What is the Prescription Drug “Donut Hole”?

August 6, 2018     About this blog:  click here

What is the Prescription Drug “Donut Hole”?

It has something to do with Medicare insurance for prescription drugs, but what is it?  And why is it?

It sounds sweet and tasty, but the reality is far different.  Unlike real donut holes, which are a solid  ball of dough, the Part D Donut Hole is a true hole – in coverage.

It’s a feature of Medicare Part D, which is coverage for prescription drugs you buy for yourself, such as at a pharmacy, or mail order, and take at home.

Medicare Part D is the one and only way that Medicare helps pay for these medications.  It is in the form of a policy that you buy from an insurance company.

The government gives the insurance company a monthly payment, of roughly $120.  You pay a premium to the insurance company on top of that.

The premiums vary from around $30 to $100 per month, depending on how much coverage you want to buy.  Higher premiums mean less or no annual deductible, and smaller co-pays.

Let’s talk about deductibles.   Most all health insurance policies have an Annual Deductible.  Let’s say, for example, your Annual Deductible is $500.

That means, starting Jan. 1, you have to pay all of your health care bills yourself, until you have paid out $500.  Then the insurance kicks in, and starts paying on your medical bills after that.

The insurance continues to work that way through the end of the year.  Then, next January 1, you have a new Annual Deductible to deal with.

Enter the Donut Hole

The Part D Donut Hole is a new invention, which never existed before in insurance.   It is sort of like a SECOND deductible, which occurs partway through the year.

Part D coverage works in three stages:

First Stage:  Starting January 1 of each year, you have an Annual Deductible to meet, just like any other health insurance policy (unless you pay a huge premium, for a policy without this deductible).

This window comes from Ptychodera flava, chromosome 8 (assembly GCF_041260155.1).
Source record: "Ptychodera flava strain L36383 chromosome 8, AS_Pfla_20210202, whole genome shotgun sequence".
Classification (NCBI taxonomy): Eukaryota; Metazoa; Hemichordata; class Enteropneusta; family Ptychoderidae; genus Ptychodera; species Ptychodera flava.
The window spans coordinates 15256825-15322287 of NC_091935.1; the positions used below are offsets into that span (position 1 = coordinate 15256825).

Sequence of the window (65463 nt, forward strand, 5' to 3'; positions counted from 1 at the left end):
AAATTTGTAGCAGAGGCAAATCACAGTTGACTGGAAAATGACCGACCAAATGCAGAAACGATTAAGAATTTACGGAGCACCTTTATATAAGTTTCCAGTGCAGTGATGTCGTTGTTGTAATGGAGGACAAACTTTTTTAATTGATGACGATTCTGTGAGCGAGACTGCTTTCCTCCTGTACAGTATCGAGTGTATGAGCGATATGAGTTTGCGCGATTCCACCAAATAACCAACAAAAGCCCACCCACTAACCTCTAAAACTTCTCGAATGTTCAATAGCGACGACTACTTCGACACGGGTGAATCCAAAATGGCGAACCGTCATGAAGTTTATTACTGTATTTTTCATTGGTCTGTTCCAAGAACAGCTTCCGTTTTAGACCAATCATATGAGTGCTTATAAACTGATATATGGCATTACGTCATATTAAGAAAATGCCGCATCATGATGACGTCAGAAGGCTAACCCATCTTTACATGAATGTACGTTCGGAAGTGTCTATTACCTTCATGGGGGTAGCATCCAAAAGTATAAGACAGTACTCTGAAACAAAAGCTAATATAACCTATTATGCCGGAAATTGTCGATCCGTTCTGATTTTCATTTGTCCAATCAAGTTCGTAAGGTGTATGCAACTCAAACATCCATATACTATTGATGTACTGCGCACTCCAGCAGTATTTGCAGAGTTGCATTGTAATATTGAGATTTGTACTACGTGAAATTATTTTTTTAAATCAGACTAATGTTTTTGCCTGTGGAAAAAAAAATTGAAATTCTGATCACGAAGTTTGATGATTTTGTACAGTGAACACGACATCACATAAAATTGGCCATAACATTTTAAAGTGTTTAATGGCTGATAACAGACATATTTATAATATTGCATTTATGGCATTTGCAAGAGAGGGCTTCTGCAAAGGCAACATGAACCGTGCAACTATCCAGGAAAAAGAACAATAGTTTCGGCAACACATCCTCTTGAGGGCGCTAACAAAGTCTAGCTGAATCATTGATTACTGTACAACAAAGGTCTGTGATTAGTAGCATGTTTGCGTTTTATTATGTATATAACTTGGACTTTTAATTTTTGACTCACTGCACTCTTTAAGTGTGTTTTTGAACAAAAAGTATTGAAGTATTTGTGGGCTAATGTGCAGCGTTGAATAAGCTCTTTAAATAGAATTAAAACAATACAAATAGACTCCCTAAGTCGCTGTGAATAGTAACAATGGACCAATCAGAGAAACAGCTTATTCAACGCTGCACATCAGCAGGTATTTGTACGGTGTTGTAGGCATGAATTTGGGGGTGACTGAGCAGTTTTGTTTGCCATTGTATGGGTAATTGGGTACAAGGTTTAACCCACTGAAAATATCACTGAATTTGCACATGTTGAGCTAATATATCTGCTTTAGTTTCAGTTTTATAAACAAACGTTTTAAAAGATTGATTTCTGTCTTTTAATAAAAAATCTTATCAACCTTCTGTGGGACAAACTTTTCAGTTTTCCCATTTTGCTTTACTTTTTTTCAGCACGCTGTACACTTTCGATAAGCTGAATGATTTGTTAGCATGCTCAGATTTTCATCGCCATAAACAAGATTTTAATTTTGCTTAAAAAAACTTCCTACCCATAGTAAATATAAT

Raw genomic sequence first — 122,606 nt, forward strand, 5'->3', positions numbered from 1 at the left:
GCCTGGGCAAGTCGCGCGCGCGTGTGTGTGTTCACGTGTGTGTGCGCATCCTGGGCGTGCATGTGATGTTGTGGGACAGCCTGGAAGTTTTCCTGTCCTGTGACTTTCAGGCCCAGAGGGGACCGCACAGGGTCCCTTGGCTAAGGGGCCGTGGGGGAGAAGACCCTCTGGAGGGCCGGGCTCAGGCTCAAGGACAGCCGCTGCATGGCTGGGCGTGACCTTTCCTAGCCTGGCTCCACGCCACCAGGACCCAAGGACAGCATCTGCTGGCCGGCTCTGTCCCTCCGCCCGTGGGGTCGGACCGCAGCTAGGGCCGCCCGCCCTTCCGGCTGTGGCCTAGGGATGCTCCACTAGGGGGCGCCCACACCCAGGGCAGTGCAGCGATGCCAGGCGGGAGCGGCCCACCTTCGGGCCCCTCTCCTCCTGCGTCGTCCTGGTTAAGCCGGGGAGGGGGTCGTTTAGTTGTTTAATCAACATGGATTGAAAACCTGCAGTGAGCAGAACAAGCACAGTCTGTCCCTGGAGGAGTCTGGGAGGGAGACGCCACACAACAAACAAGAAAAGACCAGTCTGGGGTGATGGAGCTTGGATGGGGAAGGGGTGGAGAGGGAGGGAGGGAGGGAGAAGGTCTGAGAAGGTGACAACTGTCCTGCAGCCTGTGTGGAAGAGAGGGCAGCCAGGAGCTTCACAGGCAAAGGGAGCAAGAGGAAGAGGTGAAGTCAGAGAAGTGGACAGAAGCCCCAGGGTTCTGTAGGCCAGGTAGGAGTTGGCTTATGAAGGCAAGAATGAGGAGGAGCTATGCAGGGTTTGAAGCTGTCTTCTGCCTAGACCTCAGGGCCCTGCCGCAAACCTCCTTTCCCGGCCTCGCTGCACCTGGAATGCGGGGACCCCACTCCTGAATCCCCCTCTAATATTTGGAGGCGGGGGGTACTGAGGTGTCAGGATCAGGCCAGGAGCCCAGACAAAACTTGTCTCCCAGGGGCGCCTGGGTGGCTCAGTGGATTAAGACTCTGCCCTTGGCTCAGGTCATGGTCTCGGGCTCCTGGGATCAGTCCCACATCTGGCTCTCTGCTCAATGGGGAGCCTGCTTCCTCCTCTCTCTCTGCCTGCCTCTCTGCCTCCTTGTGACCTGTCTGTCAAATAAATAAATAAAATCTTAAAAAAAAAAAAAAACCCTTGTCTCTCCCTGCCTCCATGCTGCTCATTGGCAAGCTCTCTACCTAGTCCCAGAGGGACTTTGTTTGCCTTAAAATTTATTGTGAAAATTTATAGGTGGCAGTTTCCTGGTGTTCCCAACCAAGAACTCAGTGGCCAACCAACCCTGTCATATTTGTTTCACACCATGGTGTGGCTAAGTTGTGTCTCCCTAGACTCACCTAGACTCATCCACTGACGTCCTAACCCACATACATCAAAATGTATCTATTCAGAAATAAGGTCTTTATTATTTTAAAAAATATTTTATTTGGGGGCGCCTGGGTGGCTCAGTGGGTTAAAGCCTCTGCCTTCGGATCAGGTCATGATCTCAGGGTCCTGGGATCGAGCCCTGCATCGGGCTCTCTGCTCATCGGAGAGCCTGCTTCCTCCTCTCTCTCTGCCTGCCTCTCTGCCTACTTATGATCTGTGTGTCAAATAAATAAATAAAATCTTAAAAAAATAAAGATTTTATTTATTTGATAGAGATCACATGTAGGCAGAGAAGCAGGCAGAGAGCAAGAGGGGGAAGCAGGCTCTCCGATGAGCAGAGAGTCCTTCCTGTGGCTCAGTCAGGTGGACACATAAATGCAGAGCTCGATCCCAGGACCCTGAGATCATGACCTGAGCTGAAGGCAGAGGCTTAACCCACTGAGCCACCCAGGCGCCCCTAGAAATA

Second Stage is the dreaded Donut Hole:  If your total prescription drug expense for the reaches $3,750, then the Donut Hole kicks in:  Your insurance coverage stops paying anything, period.

The $3,750 number is the total of what you have paid out, plus what the insurance company has paid.

If your total drug expense stays below $3,750, then good news – you never fall into the Donut Hole.

If you do fall in the Donut Hole, your consolation prize is that the prescriptions you now buy out of  your pocketbook will have reduced prices:  65% off for brand name drugs, and 56% off for generics.

Third Stage: If you have a very large amount of drugs, which means more than $5,000 total expense through the year, then good news:  The coverage kicks in again — a second time — and keeps covering you through Dec. 31.   Then of course, on Jan. 1 it’s to time to face a new Annual Deductible.

Who falls in the Donut Hole?

As drug prices continue to rise very steeply, more and more people are falling into the Donut Hole, and many are falling into it earlier in the year than before.

Most people who do fall in, stay in it for the rest of the year.  In other words, their total expense doesn’t hit $5,000, and so the third stage –  of coverage resuming – never happens to them.

What can I do about the Donut Hole?

A very important thing to do is to look at the monthly reports that your Part D drug insurance company sends you.  The reports tell you the TOTAL expense for your drugs so far in the year (including what the policy paid).

It also tells you how many dollars away you are from falling into the Donut Hole.

If you are getting close, one thing you can do is to talk to your doctor(s) to see if they can switch any of your medications to less expensive drugs which serve the same purpose.

Why was the crazy Donut Hole invented in the first place?

It was created as part of Medicare Part D, in 2003.  The reason for its invention goes like this:

Congress was willing to spend money on this new benefit for drug expenses, but only a certain amount of money.

Congress also refused to let Medicare negotiate with the drug companies for lower prices, which would have saved a huge amount of expense.

And, Congress knew that the portion to be paid by Medicare recipients – that is, the monthly premiums to insurance companies – could not be too high, or else not as many people would buy it.

So, something had to give, in order to make the dollar amount work out to the amount that Congress was willing to spend.

That’s when some genius came up with the idea of the Donut Hole.  In essence, it makes people who have above-average drug expense pay a lot more out of pocket, while everyone else can enjoy affordable premiums.

That means:  If you don’t need many drugs, you’re treated better.  If you do need more drugs – or more expensive ones – tough luck, you have to shell out quite a lot more.

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Comments

  1. Diane J. Peterson says:

    In the August issue of The Voice, readers were instructed to come to the blog to find out the difference between Medicare Supplement and Medicare Advantage. However, there is nothing labeled with those terms in this blog, so I cannot find it. Perhaps you should label a column with that so people can easily find it.

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